Monday, April 05, 2010

TMJ & the weight of gold

Dear Jen,
Recently my daughter's flute was stolen. It was a heavy wall Miyazawa with C# trill and gold-riser headjoint. We are going to replace it with an identical model, which should be fairly easy to find, but my daughter, who is auditioning for performance programs for first year University is considering a gold headjoint or gold flute.
She also has recently developed TMJ, and is being treated for headaches with a splint. As a caring father, I wanted to ask an expert, does the weight of a gold flute adversely affect TMJ?

Dear Dad,
Gold flutes, to be perfectly candid, are to my mind, simply a passing fashion.
I have an article about gold vs. silver, with links to scientifically run tests where no one can tell gold from silver in blind tests. Rampal and Galway both could not tell which record album they were playing which flute on; both gold and silver sounded the same when recorded, even to the expert player's own ear.

If you're going to invest thousands of dollars for precious metals, you'd be smart to spend the money differently. For example, for me, as a professional performer and teacher, I find that in the long run, it's far better to have two moderately priced silver flutes that are almost identical in playability, and that can fit the same top-quality headjoint.

I send a flute out for repairs about evern 6-10 months, (this is what the rate of repair is for heavy use of more than 5-6 hours a day practicing) and having two flutes makes the whole ordeal almost effortless.

One slighly less expensive flute is my backup (fits my main headjoint which, as it happens, has a gold riser) and this backup flute is used when the primary flute goes for repair. Otherwise it stays in perfect "tweaked up" condition, ready for emergency flute switches if the main flute goes on the fritz right before a performance.

This is more of a reality check, that at times you in fact need two flutes if you are a performer with a full performance schedule. As a teacher, I've even had my backup ready for exam or recital times for my top students, who, as they practice more and more prior to a big event, tend to bring on mechanical problems on their student flutes.

So by all means replace the stolen flute with a good quality moderately priced flute (under $8000), but perhaps consider be practical and save the rest of money you would have spent on gold to purchase needed musical items (a keyboard, a masterclass, a plane ticket to a big flute event), or to pay for repairs or a backup flutes in the future.

Perhaps by the time your daughter has completed two years of University, she will require a different flute. Or perhaps by the time she is 28 or 30and is performing full time she will have changed her mind about which headjoint or which flute she prefers, and a good quality (but under $10,000) flute purchased now will be eventually be upgraded. If you spend all the insurance money on gold now, the problems are:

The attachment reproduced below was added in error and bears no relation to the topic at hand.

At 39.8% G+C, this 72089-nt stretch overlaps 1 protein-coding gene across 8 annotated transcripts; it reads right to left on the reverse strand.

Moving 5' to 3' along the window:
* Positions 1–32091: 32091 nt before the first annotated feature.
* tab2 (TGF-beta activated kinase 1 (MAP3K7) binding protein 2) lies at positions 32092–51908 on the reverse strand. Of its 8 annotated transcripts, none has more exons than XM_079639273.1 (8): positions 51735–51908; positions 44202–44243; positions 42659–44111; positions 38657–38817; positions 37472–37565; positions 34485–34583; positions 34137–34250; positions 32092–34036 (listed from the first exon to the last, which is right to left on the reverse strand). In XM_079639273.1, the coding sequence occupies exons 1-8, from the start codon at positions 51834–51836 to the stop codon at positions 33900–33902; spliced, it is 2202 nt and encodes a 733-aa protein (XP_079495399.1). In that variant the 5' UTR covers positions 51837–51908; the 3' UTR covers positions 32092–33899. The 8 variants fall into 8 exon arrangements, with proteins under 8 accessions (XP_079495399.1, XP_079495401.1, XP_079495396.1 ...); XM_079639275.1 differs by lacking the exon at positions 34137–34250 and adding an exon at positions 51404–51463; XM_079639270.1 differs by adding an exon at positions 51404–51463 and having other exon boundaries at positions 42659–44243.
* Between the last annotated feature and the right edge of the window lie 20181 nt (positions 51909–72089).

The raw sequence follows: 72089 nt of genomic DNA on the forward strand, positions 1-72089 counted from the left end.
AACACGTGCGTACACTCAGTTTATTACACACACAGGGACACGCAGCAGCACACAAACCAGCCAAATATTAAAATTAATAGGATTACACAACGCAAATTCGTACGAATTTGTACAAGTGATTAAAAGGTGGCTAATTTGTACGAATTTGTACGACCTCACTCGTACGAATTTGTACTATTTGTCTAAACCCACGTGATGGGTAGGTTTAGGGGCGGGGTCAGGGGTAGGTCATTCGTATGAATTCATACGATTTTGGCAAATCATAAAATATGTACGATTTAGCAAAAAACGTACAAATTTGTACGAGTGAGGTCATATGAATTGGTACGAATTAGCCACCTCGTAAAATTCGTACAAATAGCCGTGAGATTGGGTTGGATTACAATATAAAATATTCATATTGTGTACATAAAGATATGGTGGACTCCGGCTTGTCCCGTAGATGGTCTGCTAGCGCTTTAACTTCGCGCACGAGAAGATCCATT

a) she may change her taste in flutes
b) her University flute teacher may advise her toward a different flute after 1-4 years of University
c) selling a used gold flute is more difficult because of the narrow market (few people can afford it so you're selling to a very small group)
d) gold may not be the answer to her actual musical needs.
e) flute mechanical stability and scale may have future improvements that will make future flutes more desireable.

If she doesn't become a performer, one basic good quality flute is sufficient, and a gold riser or gold headjoint can be purchased in the future, if gold still seems to be the answer for her.

In all honesty, the gold riser alone is enough of a precious metal content for me. I have arm problems, and wouldn't want a heavier flute. (In 2005 I happened to be trying out Nagahara headjoints in side-by-side testing, and the gold-riser happened to be the best headjoint I tried that day. However this was chance. I've tried plenty of good headjoints that were not gold, and they played as good or better than my best one with the gold riser.)

Now to the affliction:
TMJ is inflamation of the jaw hinge area tissues and is treatable by a dentist or musician's medicine specialist.
The weight of the flute (if heavier than normal) can lead to arm/neck/hand problems, but I haven't heard of increased weight of a flute (by several ounces) affecting TMJ.
Although I suppose that a heavier flute can cause some discomfort somewhere in the body, compared to a lightweight flute; but I've never heard anything about this in all my reading.

Here is an email that I wrote and that orginally appeard on Galway's Flute chat about TMJ and flute playing.

What should a flutist with TMJ do?

Usually the first thing to do is to visit a good dentist who can assess and possibly correct the bite (file down some small points on certain molars to correct "occlusion"). Only a dental professional can guage the necessary bite corrections to ease the stress on the jaw hinge, and determine absolutely whether dental problems are causing the TMJ.

A dentist may also suggest a night-guard if night tooth grinding (bruxism) is a contributing factor.

As a flutist who's had TMJ, the next correction after the dentist, and resting the joint that worked for me was finding a deep-tissue massage therapist who specialized in musicians/singers/actors, and who worked on the over-developed jaw muscles to break up habitual tension in those muscles. Alexander Technique may also help.